Micro Machines V4
| Micro Machines v4

The premise of Micro Machines – race miniature vehicles around large-as-life locations – is so simple, extended play affects how you look at the real world.

That remote control, discarded by the sofa? That'd make a spectacular jump down onto the rug, if you were driving a car one-and-a-half inches long. The kitchen draining board, with strange stains? What an amazing figure of eight for drivers with heads smaller than the PSP analogue nub. The area where I spend eight hours a day, typing words into a screen whilst occasionally (read: 'often') looking at dubious pictures on the internet? It's an embarrassing, haphazard mess; one that barely has room for normal-sized elbows, let alone a perfect race course for tiny men.

So here's an unexpected side effect of playing Micro Machines V4: I've decided to tidy up my cluttered desk.

Here's another: I've been reminded how publisher greed is ruining gaming.

Things start off encouragingly. The juxtaposition of tiny vehicles speeding round life-size locales has entertained for 15 years – and it continues here. Forget the hassle of recreating a Formula One course pebble-by-pebble so you can brag about it on the back of the box; here, Micro Machines V4 developer Supersonic Software has designed tracks that are only possible in videogames – screaming across pool tables, racing round cookers, and, remarkably, over rooftops.

Whilst these courses are imaginatively designed and fun to race, visually, V4 lacks vibrancy. Fans of the original games will long for a return to the more colourful, unfussy, two-dimensional worlds of old. Of course, the series has been 3D for nine years, but in its first PSP iteration, it lacks polygonal charm. Most disappointingly, there's occasional slowdown when using certain power-ups – though not frequent enough to cause too much irritation.

But Micro Machines has never been about Gran Turismo graphics. Even when it visually used to resemble Lego rather than Micro Machines, the game has always been about the simple thrill of racing round ridiculously fantastic courses. Little has changed here: look past the odd glitch, the odd screen tear and it's as playable as ever.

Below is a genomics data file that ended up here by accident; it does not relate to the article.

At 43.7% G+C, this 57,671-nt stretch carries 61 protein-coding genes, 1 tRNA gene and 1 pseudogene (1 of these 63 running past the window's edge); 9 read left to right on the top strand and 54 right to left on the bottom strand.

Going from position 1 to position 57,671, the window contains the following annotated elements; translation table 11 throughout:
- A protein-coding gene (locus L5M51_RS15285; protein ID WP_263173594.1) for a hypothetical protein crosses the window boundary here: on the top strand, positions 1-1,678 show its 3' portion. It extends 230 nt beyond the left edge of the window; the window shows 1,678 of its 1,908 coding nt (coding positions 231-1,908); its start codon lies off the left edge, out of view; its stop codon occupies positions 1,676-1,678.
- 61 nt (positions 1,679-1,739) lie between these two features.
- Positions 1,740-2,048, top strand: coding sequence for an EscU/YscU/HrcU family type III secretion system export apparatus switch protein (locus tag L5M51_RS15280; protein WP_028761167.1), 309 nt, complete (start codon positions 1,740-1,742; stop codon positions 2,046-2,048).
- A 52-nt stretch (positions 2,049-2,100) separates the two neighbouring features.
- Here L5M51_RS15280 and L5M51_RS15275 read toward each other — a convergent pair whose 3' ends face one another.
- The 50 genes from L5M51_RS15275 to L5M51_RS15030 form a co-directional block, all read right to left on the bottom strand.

In single-player mode, you must complete the numerous variations of courses, difficulty levels and modes – battle, race, checkpoint and league – in order unlock later levels and grow a digital collection of 750 vehicles. The collection of cars can also be traded between other Micro Machines players, which is a nice touch.

In multiplayer, the game really comes into its own. Race fast and play dirty, with two players sharing one PSP between them or up to four players over wireless LAN.

So far, so Micro Machines: good fun in single-player, often a right giggle in multiplayer. But what's not so positive is this game's adherence to a worrying trend in gaming: that of micro payments.

Tantalisingly, Codemasters lists the existence of a 'retro' camera, which presents the game in the classic-top down view. I remember the original game, so this obviously appealed. However, the option needs to be bought as part of a code pack from Codemasters.

It's only £2.99 but, come on, we've just paid 30 quid for something little different to V3, released in 1997.

Yes, the view can be earned by completing the Legend mode – but what's the point of forcing someone to play all the way through in a manner they're not happy to? And if it's a throwaway extra, why advertise it in the manual?

This code set also unlocks all cars and enables you to adjust the game's speed. But it doesn't end there. To get the most from the PSP version, hook it up with the PS2 game – basically the same, though you can't play it on the toilet, unless your lounge is one – to unlock more courses. It'll be 10p per play next, you'll see.

Which is all a shame, as Micro Machines V4 is completely playable and overall good fun. It just seems needlessly greedy.

But if the publisher can charge three quid for an extra view, I'm going to let it unlock what would have been Pocket Gamer's score. Codemasters, give me twenty quid and I'll give you the extra point.

And, brilliantly, that'll pay for a cleaner.

Micro Machines V4 is on sale now – click here to buy.

Micro Machines V4

Perfectly playable, but gameplay and economic niggles make it far from essential